Multiple risk factors for dementia have been established: cardiovascular disease risk factors (hypertension, lipids, smoking, etc) along with depression, physical activity, intellectual activity and obesity/metabolic dysregulation. There may be modifiable risk factors for dementia similar to modifiable risk factors for cardiovascular disease and stroke. One group has estimated that up to half of Alzheimer’s disease cases may be attributable to modifiable risk factors. Recent work on exercise has shown striking evidence of neuroprotective effects.

The good news on the horizon related to prevention of dementia is that there may already be some postponement of cognitive morbidity and dementia, consequent to overall better health in our ageing populations, and the emergence of multiple risk factors that, if modifiable, may reduce the burden of these diseases. Widespread prevention trials are needed to better establish whether this ‘possible’ good news is indeed going to be realised.

PL2.3. Treating people with Alzheimer’s disease – An overview of the latest research

Achim Schneeberger

Half a decade ago, researches around Dubois proposed to change the concept of diagnosing Alzheimer’s disease (AD). The 1984 NINCDS-ADRDA criteria neither integrated specific clinical features nor biomarker data. As a result, definitive diagnosis was only possible late in the disease process and would require pathological confirmation. The new concept is based on clinical-biological grounds. When originally put forward it was based on a multitude of small studies of rather short duration. During the last few years, large research initiatives were established to unravel the natural course of the disease. Starting with US ADNI (AD neuroimaging initiative), comparable initiatives were formed in Europe, Japan and Australia. These initiatives now provided data confirming the new concept of AD diagnosis. These days, AD is perceived as a disease that starts years to decades before the appearance of clinically detectable symptoms. The earliest change detectable with modern methods is the one in the amyloid pathway. Amyloid pathology, as defined by positive amyloid imaging or decline in CSF Aβ42 levels, precedes tau pathology as well as structural brain changes (e.g. hippocampal atrophy). These changes are followed by typical or atypical clinical manifestations, which are gradually worsening and ultimately reach the dementia threshold. Defining the disease on specific clinical and biological features allows a (relatively) early and specific diagnosis and, thus, the development of disease-modifying (DM) therapies. DM therapies are expected to exert their activity best at a disease stage when neurodegeneration is still limited. Most new therapeutic approaches currently in clinical development target the amyloid pathway, while much fewer approaches target tau pathology or other mechanisms such as mitochondrial dysfunction or oxidative stress. For late summer 2012, we expect Phase III results on Bapineuzumab and Solanezumab, two monoclonal antibodies. While both target Aβ, they differ substantially (e.g. exact target structure, isotype). These differences do not only impact their side effects but will also determine their clinical activity. This obviously extends to all other Aβ immunotherapeutics. IVIG represents another drug currently in Phase III. Active vaccines offer a couple of advantages over passive immunotherapy including the route of administration (s.c./i.m. vs. i.v.) and manufacturing costs. Currently, three candidates are in Phase II: ACC001, CAD106 and AD02. AD02 stands out as the only immunotherapeutic that targets early AD (all others are tested in mild to moderate AD). In addition, it yielded promising clinical Phase I data. Testing DM strategies in early, prodromal disease is one of the biggest moves in AD research over the last 1–2 years. It is about to start in a prevention setting in cohorts of familial AD (Alzheimer’s prevention initiative, A4 trial, DIAN).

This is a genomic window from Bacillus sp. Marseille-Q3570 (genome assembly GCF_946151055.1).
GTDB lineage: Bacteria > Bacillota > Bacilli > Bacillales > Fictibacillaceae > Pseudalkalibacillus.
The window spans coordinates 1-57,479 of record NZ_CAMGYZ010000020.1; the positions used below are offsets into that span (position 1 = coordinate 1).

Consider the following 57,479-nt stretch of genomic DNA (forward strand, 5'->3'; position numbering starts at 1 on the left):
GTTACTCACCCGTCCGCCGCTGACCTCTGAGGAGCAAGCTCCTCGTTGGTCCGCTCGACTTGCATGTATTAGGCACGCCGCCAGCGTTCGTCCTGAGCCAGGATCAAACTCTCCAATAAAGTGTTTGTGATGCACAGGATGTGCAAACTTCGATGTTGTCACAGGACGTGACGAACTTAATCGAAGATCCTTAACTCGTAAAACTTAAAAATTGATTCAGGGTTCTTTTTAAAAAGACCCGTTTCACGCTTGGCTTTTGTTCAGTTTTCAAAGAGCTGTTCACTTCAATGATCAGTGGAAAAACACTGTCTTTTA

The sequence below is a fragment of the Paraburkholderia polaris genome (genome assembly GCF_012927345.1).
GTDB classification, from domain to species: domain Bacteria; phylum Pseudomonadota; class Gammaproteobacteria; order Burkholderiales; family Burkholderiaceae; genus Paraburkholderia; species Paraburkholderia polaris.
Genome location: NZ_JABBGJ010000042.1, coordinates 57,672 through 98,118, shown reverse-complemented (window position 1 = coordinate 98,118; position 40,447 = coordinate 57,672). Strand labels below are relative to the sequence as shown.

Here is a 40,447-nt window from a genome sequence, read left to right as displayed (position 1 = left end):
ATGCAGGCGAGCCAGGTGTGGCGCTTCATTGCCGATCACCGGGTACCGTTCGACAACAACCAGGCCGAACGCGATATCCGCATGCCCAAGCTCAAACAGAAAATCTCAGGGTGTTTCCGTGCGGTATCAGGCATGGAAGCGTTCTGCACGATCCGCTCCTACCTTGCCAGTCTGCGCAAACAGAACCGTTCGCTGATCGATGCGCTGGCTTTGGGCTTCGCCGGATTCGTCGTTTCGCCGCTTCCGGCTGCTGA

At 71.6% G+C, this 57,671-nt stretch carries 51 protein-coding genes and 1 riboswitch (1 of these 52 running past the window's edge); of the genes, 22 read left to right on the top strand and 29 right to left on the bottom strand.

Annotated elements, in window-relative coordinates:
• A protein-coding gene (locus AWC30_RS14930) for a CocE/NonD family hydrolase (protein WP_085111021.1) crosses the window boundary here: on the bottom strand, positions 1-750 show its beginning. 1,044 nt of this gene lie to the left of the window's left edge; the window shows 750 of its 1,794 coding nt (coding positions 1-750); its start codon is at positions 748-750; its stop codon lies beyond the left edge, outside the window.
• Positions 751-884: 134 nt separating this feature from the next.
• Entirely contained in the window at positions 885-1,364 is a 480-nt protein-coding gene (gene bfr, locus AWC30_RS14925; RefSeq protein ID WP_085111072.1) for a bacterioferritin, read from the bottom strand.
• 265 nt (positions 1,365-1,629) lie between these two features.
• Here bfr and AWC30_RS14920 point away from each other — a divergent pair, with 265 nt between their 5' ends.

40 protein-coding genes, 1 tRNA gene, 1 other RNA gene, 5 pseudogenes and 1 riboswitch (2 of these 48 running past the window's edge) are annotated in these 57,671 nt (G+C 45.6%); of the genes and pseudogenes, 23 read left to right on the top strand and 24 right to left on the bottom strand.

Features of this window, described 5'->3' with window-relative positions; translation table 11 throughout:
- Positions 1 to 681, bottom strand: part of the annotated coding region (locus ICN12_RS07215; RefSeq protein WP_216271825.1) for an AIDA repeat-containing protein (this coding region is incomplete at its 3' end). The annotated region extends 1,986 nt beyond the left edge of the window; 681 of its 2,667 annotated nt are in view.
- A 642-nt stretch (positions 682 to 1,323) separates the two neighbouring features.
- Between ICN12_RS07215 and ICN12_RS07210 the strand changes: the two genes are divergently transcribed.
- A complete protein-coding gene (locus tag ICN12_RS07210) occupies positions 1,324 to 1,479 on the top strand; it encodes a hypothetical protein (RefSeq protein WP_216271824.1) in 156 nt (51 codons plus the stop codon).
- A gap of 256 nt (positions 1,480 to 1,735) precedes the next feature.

In conclusion, our increasing understanding of the pathology underlying AD is being translated into better diagnostic algorithms, and is helping to develop new drug candidates with DM properties as well as their rationale and appropriate clinical evaluation.

PL2.4. Imaging for diagnosis of Alzheimer’s disease – New insights from EU-funded and international research

Giovanni Frisoni

Imaging techniques have advanced to provide in vivo neuropathology of Alzheimer’s disease and other neurodegenerative diseases at the molecular, cellular, tissue, and organ level. They have allowed us to outline the progression of changes that take place at each level in the brain of persons who are about to develop the disease, show the very earliest symptoms of the disease, or have the full-blown disease. This conceptual model has allowed us to identify disease stages where appropriate imaging markers can be used to diagnose the disease early in the disease course. These advances have found ample space in research settings, but some are slowly being implemented in clinical practice. Research and development efforts are being carried out in Europe and elsewhere to extend the model to non-Alzheimer’s neurodegenerative dementias, standardise imaging markers for routine clinical use, understand advantages and disadvantages over fluid (CSF) markers, and develop efficient and effective diagnostic protocols.






Last Updated: Wednesday 14 November 2012